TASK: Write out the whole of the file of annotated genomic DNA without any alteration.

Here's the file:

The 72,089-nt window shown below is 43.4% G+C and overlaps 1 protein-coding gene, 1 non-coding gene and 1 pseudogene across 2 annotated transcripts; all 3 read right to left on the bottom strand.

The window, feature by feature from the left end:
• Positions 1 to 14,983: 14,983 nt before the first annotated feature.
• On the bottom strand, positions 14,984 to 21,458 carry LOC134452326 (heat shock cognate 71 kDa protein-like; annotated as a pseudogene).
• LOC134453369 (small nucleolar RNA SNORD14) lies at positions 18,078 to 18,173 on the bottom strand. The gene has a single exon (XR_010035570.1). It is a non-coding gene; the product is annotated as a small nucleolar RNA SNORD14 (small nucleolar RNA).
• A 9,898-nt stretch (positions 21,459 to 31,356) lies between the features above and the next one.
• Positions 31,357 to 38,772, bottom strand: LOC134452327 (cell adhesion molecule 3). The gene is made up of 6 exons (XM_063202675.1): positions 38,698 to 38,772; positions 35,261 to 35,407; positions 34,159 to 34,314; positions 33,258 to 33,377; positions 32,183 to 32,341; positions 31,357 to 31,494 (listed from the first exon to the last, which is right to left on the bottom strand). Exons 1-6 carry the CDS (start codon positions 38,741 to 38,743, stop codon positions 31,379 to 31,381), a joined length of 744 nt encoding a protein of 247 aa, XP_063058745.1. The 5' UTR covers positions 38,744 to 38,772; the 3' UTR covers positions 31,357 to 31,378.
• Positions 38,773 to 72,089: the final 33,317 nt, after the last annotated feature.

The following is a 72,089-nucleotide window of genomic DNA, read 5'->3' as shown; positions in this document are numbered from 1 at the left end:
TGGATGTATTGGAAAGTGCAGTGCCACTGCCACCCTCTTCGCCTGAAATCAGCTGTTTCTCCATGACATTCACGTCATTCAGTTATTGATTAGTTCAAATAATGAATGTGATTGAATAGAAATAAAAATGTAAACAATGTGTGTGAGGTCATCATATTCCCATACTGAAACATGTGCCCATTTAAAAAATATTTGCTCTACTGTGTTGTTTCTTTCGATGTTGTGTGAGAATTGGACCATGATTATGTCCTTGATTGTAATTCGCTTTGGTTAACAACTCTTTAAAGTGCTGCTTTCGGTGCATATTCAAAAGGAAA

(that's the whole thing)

The 72,089-nt window shown below is 43.4% G+C and overlaps 1 protein-coding gene, 1 non-coding gene and 1 pseudogene across 2 annotated transcripts; all 3 read right to left on the bottom strand.

The window, feature by feature from the left end:
• Positions 1 to 14,983: 14,983 nt before the first annotated feature.
• On the bottom strand, positions 14,984 to 21,458 carry LOC134452326 (heat shock cognate 71 kDa protein-like; annotated as a pseudogene).
• LOC134453369 (small nucleolar RNA SNORD14) lies at positions 18,078 to 18,173 on the bottom strand. The gene has a single exon (XR_010035570.1). It is a non-coding gene; the product is annotated as a small nucleolar RNA SNORD14 (small nucleolar RNA).
• A 9,898-nt stretch (positions 21,459 to 31,356) lies between the features above and the next one.
• Positions 31,357 to 38,772, bottom strand: LOC134452327 (cell adhesion molecule 3). The gene is made up of 6 exons (XM_063202675.1): positions 38,698 to 38,772; positions 35,261 to 35,407; positions 34,159 to 34,314; positions 33,258 to 33,377; positions 32,183 to 32,341; positions 31,357 to 31,494 (listed from the first exon to the last, which is right to left on the bottom strand). Exons 1-6 carry the CDS (start codon positions 38,741 to 38,743, stop codon positions 31,379 to 31,381), a joined length of 744 nt encoding a protein of 247 aa, XP_063058745.1. The 5' UTR covers positions 38,744 to 38,772; the 3' UTR covers positions 31,357 to 31,378.
• Positions 38,773 to 72,089: the final 33,317 nt, after the last annotated feature.

The following is a 72,089-nucleotide window of genomic DNA, read 5'->3' as shown; positions in this document are numbered from 1 at the left end:
TGGATGTATTGGAAAGTGCAGTGCCACTGCCACCCTCTTCGCCTGAAATCAGCTGTTTCTCCATGACATTCACGTCATTCAGTTATTGATTAGTTCAAATAATGAATGTGATTGAATAGAAATAAAAATGTAAACAATGTGTGTGAGGTCATCATATTCCCATACTGAAACATGTGCCCATTTAAAAAATATTTGCTCTACTGTGTTGTTTCTTTCGATGTTGTGTGAGAATTGGACCATGATTATGTCCTTGATTGTAATTCGCTTTGGTTAACAACTCTTTAAAGTGCTGCTTTCGGTGCATATTCAAAAGGAAA